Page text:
Most veterans seeking Department of Veterans Affairs medical services use its 170 medical centers or over 1,000 outpatient facilities. Veterans may also use community care—services from non-VA providers—in some cases, such as when they face long waits or drive times to VA facilities. Congress expanded access to community care beginning in June 2019.
The VA estimates community care will cost $21.3 billion in FY 2022—a 45% increase from FY 2018—in part because of the recent expansion.
We found ways the VA could improve its actuarial modeling and make its budget estimates more reliable. We recommended it make these improvements.
Resources Needed by the Department of Veterans Affairs for Community Care, FY 2018-2022
What GAO Found
To help ensure veterans' access to timely health care services, the Department of Veterans Affairs (VA) purchases care from non-VA providers, known as community care. VA estimates that by fiscal year 2022, its obligations for veterans' community care will total $21.3 billion, an increase of $6.6 billion (45 percent) from fiscal year 2018. This estimated increase reflects implementation of the VA MISSION Act of 2018, which, among other things, expanded veterans' access to community care starting in June 2019.
VA Actual and Estimated Community Care Obligations, Fiscal Years 2018 through 2022
aTotals may not sum due to rounding.
Each year, VA develops an estimate of the budgetary resources needed to provide VA health care services, including community care, by following established processes. However, when providing data to its consultant responsible for the actuarial modeling, VA does not communicate all relevant information on the quality of its community care utilization and cost data, including any limitations affecting these data. VA officials responsible for providing the data told GAO that they rely on the offices that compile and validate the data for use throughout the department, without collecting information on the data quality from those offices. Such information could improve the actuarial modeling. In addition, VA does not fully assess and communicate to stakeholders the degree of uncertainty inherent in actuarial projections for community care that directly inform the community care budget estimates. VA officials told GAO that stakeholders have an awareness that actual community care experience may differ from projections. By fully assessing and communicating the degree of overall uncertainty associated with its projections, however, VA stakeholders would have more comprehensive information for responding to uncertainty affecting model projections when making decisions regarding VA's community care budget estimates.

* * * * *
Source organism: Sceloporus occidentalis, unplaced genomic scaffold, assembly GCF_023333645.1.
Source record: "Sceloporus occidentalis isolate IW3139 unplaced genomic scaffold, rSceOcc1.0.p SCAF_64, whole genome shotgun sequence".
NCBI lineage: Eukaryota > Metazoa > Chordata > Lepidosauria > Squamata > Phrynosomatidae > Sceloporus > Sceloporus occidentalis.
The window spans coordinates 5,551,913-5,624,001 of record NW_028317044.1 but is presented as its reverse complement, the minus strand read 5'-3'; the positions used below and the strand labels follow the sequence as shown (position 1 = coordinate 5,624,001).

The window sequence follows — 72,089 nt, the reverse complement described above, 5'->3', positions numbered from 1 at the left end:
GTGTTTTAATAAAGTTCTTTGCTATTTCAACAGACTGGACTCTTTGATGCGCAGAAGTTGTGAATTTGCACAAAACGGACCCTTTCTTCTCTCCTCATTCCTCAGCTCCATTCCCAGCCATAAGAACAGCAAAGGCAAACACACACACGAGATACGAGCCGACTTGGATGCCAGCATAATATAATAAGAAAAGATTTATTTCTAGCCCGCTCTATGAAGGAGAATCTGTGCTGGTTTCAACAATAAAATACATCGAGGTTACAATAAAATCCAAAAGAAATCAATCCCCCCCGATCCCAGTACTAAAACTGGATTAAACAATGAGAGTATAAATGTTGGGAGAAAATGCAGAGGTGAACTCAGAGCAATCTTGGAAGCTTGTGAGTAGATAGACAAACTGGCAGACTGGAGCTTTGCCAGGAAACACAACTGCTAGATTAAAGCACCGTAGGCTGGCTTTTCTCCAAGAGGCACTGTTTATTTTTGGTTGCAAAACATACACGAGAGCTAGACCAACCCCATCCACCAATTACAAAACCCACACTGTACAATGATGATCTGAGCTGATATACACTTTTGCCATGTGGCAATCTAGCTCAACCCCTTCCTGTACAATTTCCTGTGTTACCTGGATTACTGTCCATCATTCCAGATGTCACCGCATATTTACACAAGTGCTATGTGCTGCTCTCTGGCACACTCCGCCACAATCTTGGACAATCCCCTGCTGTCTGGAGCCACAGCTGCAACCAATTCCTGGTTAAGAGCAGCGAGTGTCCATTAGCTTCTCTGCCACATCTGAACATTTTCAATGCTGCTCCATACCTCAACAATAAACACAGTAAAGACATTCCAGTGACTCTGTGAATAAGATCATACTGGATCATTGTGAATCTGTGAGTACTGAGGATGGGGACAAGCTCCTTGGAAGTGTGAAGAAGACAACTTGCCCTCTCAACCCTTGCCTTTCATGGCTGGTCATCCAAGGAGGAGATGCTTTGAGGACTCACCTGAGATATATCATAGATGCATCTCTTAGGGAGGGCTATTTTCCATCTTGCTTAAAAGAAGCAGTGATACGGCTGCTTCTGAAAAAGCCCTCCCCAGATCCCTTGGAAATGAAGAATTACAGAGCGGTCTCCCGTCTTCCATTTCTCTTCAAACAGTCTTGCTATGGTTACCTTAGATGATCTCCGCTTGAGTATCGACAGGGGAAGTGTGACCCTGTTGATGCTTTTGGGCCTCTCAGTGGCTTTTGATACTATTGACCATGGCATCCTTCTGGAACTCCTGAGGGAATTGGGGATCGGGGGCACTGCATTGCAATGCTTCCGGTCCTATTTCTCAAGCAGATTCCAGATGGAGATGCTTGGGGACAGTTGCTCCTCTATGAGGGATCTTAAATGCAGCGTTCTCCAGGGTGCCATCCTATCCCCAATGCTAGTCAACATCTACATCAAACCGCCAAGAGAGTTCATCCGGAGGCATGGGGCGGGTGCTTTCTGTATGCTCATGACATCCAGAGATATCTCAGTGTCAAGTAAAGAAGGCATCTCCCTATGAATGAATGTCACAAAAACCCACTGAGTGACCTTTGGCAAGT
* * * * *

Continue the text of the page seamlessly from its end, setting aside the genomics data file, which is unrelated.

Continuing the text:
Why GAO Did This Study
In fiscal year 2019, VA obligations for veterans' community care accounted for over 17 percent of all obligations for VA health care. In implementing the VA MISSION Act of 2018, VA continues to focus on community care as a way to improve veterans' access to health care. When informing Congress of the resources needed for community care, VA must ensure its budget estimates, which are based mostly on actuarial projections, are reliable. The process to develop these estimates is inherently complex, as it requires making assumptions based on imperfect information.
GAO was asked to review VA's efforts to develop projections for community care. This report (1) describes VA's actual community care obligations for fiscal years 2018 and 2019 and estimated obligations for fiscal years 2020 through 2022 and (2) examines VA's processes related to its use of actuarial modeling for developing budget estimates for community care, among other objectives. GAO reviewed VA data and documents used to develop estimates for the budget requests for fiscal years 2020 through 2022, the most recent years for which data and documents were available. GAO also interviewed officials from VA and its actuarial consultant responsible for developing estimates.
GAO recommends that VA (1) communicate information on data quality to its actuarial consultant and (2) assess and communicate overall uncertainty associated with actuarial projections to stakeholders. VA concurred with GAO's recommendations.
Recommendations for Executive Action
|Department of Veterans Affairs||1. The Under Secretary for Health should establish steps for communicating to VA's actuarial consultant information on data quality, including any limitations, used in the actuarial modeling that informs VA's community care budget estimates. (Recommendation 1)|
|Department of Veterans Affairs||2. The Under Secretary for Health should establish further steps for assessing and communicating to stakeholders the degree of overall uncertainty associated with actuarial projections for community care that inform the community care budget estimates. (Recommendation 2)|